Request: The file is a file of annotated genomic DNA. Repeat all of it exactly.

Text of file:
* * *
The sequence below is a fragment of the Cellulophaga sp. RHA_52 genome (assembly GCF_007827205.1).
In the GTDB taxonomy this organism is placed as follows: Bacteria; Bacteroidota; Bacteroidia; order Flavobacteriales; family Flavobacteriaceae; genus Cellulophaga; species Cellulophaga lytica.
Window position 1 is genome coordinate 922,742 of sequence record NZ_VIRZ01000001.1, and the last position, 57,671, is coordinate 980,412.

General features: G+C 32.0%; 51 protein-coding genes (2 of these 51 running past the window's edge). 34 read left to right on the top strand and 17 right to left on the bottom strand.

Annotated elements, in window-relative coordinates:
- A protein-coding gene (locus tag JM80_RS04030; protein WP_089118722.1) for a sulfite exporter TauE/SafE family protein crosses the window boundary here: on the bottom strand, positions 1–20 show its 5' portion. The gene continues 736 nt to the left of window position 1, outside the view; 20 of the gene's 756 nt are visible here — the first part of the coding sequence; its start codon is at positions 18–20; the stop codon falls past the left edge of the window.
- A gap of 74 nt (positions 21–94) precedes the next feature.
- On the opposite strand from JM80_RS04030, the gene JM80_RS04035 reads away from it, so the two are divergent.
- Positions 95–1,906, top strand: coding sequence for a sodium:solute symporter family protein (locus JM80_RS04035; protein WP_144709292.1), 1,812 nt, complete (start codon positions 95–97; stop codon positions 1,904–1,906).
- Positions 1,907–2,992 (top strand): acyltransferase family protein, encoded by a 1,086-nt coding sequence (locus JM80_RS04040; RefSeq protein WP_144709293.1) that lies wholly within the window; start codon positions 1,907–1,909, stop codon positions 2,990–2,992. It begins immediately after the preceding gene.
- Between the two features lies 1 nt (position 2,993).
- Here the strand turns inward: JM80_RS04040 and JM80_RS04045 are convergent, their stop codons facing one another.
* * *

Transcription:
The sequence below is a fragment of the Cellulophaga sp. RHA_52 genome (assembly GCF_007827205.1).
In the GTDB taxonomy this organism is placed as follows: Bacteria; Bacteroidota; Bacteroidia; order Flavobacteriales; family Flavobacteriaceae; genus Cellulophaga; species Cellulophaga lytica.
Window position 1 is genome coordinate 922,742 of sequence record NZ_VIRZ01000001.1, and the last position, 57,671, is coordinate 980,412.

General features: G+C 32.0%; 51 protein-coding genes (2 of these 51 running past the window's edge). 34 read left to right on the top strand and 17 right to left on the bottom strand.

Annotated elements, in window-relative coordinates:
- A protein-coding gene (locus tag JM80_RS04030; protein WP_089118722.1) for a sulfite exporter TauE/SafE family protein crosses the window boundary here: on the bottom strand, positions 1–20 show its 5' portion. The gene continues 736 nt to the left of window position 1, outside the view; 20 of the gene's 756 nt are visible here — the first part of the coding sequence; its start codon is at positions 18–20; the stop codon falls past the left edge of the window.
- A gap of 74 nt (positions 21–94) precedes the next feature.
- On the opposite strand from JM80_RS04030, the gene JM80_RS04035 reads away from it, so the two are divergent.
- Positions 95–1,906, top strand: coding sequence for a sodium:solute symporter family protein (locus JM80_RS04035; protein WP_144709292.1), 1,812 nt, complete (start codon positions 95–97; stop codon positions 1,904–1,906).
- Positions 1,907–2,992 (top strand): acyltransferase family protein, encoded by a 1,086-nt coding sequence (locus JM80_RS04040; RefSeq protein WP_144709293.1) that lies wholly within the window; start codon positions 1,907–1,909, stop codon positions 2,990–2,992. It begins immediately after the preceding gene.
- Between the two features lies 1 nt (position 2,993).
- Here the strand turns inward: JM80_RS04040 and JM80_RS04045 are convergent, their stop codons facing one another.